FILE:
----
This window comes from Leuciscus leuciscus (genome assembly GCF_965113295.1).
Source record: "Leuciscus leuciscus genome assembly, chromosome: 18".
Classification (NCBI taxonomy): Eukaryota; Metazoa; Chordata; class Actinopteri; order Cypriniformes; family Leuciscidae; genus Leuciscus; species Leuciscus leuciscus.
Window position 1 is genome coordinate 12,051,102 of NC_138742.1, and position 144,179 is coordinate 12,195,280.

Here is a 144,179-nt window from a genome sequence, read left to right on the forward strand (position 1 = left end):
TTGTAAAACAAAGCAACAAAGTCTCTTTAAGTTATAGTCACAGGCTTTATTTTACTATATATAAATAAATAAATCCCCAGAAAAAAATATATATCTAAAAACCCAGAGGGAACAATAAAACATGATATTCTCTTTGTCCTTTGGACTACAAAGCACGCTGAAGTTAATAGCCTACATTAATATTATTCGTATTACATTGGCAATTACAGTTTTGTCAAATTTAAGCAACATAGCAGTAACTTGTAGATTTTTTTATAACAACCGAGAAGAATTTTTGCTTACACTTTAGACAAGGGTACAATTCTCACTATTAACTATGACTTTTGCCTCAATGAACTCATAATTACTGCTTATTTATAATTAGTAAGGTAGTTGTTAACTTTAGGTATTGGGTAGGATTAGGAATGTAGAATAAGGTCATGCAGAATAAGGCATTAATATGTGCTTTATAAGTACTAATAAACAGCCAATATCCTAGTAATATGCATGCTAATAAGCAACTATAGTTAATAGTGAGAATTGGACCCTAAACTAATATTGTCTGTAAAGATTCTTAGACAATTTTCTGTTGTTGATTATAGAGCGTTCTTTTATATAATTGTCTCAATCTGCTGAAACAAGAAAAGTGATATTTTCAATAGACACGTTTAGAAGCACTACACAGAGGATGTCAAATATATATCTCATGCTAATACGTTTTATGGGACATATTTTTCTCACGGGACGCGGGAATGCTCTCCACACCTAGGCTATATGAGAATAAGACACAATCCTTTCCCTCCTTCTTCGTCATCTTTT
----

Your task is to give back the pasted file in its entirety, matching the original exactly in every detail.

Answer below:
This window comes from Leuciscus leuciscus (genome assembly GCF_965113295.1).
Source record: "Leuciscus leuciscus genome assembly, chromosome: 18".
Classification (NCBI taxonomy): Eukaryota; Metazoa; Chordata; class Actinopteri; order Cypriniformes; family Leuciscidae; genus Leuciscus; species Leuciscus leuciscus.
Window position 1 is genome coordinate 12,051,102 of NC_138742.1, and position 144,179 is coordinate 12,195,280.

Here is a 144,179-nt window from a genome sequence, read left to right on the forward strand (position 1 = left end):
TTGTAAAACAAAGCAACAAAGTCTCTTTAAGTTATAGTCACAGGCTTTATTTTACTATATATAAATAAATAAATCCCCAGAAAAAAATATATATCTAAAAACCCAGAGGGAACAATAAAACATGATATTCTCTTTGTCCTTTGGACTACAAAGCACGCTGAAGTTAATAGCCTACATTAATATTATTCGTATTACATTGGCAATTACAGTTTTGTCAAATTTAAGCAACATAGCAGTAACTTGTAGATTTTTTTATAACAACCGAGAAGAATTTTTGCTTACACTTTAGACAAGGGTACAATTCTCACTATTAACTATGACTTTTGCCTCAATGAACTCATAATTACTGCTTATTTATAATTAGTAAGGTAGTTGTTAACTTTAGGTATTGGGTAGGATTAGGAATGTAGAATAAGGTCATGCAGAATAAGGCATTAATATGTGCTTTATAAGTACTAATAAACAGCCAATATCCTAGTAATATGCATGCTAATAAGCAACTATAGTTAATAGTGAGAATTGGACCCTAAACTAATATTGTCTGTAAAGATTCTTAGACAATTTTCTGTTGTTGATTATAGAGCGTTCTTTTATATAATTGTCTCAATCTGCTGAAACAAGAAAAGTGATATTTTCAATAGACACGTTTAGAAGCACTACACAGAGGATGTCAAATATATATCTCATGCTAATACGTTTTATGGGACATATTTTTCTCACGGGACGCGGGAATGCTCTCCACACCTAGGCTATATGAGAATAAGACACAATCCTTTCCCTCCTTCTTCGTCATCTTTT